Alveolar Ridge Preservation clinical trials at UCSF
1 in progress, 0 open to new patients
Sorry, in progress, not accepting new patients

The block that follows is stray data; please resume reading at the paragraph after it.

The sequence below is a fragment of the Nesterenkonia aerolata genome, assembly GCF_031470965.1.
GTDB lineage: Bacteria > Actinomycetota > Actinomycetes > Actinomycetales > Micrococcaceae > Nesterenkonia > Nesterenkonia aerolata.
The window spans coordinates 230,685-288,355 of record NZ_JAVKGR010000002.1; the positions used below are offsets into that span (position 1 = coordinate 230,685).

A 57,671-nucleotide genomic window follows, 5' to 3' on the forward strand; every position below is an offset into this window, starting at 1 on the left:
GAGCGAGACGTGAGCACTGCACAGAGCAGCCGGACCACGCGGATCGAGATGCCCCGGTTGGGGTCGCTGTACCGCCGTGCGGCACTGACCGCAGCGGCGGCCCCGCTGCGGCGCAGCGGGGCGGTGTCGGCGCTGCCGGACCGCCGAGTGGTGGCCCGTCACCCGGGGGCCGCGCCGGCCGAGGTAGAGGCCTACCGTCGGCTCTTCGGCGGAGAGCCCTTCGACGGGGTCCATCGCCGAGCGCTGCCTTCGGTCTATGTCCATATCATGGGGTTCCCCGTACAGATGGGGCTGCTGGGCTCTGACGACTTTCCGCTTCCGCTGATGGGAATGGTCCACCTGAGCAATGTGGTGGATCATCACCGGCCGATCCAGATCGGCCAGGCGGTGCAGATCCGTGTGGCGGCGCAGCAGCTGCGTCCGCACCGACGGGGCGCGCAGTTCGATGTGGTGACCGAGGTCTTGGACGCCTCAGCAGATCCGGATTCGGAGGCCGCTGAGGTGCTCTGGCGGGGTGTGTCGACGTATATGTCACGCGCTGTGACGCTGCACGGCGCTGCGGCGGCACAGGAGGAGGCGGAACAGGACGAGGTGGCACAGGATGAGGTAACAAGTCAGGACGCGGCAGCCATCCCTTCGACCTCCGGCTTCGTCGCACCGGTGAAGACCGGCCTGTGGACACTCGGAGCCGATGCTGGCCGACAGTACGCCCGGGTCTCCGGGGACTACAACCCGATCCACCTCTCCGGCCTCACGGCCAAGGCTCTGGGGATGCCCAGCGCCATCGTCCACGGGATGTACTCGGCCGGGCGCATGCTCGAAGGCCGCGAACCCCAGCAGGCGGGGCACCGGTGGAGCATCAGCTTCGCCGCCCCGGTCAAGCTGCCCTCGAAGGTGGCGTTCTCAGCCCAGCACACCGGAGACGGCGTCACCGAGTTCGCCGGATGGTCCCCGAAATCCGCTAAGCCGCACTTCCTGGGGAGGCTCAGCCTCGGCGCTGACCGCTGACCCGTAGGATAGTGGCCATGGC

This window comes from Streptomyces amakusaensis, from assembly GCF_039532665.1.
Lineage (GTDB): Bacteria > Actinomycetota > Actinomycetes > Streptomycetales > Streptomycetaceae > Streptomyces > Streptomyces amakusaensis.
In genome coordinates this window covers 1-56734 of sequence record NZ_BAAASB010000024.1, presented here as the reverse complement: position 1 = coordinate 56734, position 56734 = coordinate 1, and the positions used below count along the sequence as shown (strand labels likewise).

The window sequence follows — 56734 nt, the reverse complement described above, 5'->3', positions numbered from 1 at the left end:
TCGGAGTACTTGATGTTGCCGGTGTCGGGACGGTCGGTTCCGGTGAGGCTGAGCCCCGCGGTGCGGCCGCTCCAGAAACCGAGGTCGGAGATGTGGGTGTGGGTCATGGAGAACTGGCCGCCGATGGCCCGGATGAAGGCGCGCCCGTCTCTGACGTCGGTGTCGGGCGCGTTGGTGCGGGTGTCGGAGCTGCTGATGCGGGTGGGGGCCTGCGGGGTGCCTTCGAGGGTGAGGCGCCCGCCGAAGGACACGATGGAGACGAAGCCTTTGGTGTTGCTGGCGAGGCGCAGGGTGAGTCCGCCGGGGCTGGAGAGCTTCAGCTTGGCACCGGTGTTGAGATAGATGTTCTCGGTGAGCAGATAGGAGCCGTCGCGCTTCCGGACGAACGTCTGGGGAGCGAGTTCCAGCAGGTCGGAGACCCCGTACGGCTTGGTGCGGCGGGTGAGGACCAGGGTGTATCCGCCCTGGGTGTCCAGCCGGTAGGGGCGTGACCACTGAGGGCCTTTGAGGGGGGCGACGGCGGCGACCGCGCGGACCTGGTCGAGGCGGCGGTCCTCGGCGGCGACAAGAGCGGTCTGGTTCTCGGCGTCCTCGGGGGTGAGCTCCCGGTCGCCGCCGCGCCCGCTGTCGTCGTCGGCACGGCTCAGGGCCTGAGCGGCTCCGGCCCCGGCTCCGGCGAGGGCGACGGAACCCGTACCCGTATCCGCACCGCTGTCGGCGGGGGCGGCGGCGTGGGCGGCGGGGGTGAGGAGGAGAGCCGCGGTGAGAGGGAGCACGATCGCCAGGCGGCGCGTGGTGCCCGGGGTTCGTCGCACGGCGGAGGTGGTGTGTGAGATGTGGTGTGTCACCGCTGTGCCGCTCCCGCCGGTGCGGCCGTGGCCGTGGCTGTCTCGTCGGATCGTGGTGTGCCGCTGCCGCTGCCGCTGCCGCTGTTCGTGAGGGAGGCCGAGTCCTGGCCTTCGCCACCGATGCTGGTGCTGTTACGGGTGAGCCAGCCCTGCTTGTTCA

Improved predictability and quality of bone healing after a tooth is removed is clinically relevant, in that, it improves our ability to achieve successful implant placement at edentulous sites. Currently, a variety of grafting materials and biologic agents are utilized clinically to improve bone healing and provide sufficient dimensions of bone to support a dental implant. Platelet rich fibrin (PRF) is one such product that can be used for this application. PRF is a concentrated blood product attained from the patient's own blood consisting of a natural bioscaffold with integrated growth factors capable of sustained release. Once processed, PRF is implanted back into the patient at the wound or defect site to encourage healing. The literature regarding PRF is currently dominated by heterogeneous applications of PRF for reparative and regenerative therapies without a consensus of its clinical efficacy and appropriate application. In this clinical study, PRF will be evaluated to ascertain its clinical efficacy in improving bone formation and alveolar dimensional stability after tooth extraction. A classic bone grafting material used for this purpose, freeze dried bone allograft (FDBA), will be incorporated with the PRF or compared directly to PRF alone. It is hypothesized that the natural scaffold and incorporated growth factors of PRF augmented with the solubility resistance of FDBA will function as an ideal bioscaffold to promote bone healing to a greater extent compared to PRF, FDBA, or blood clot alone.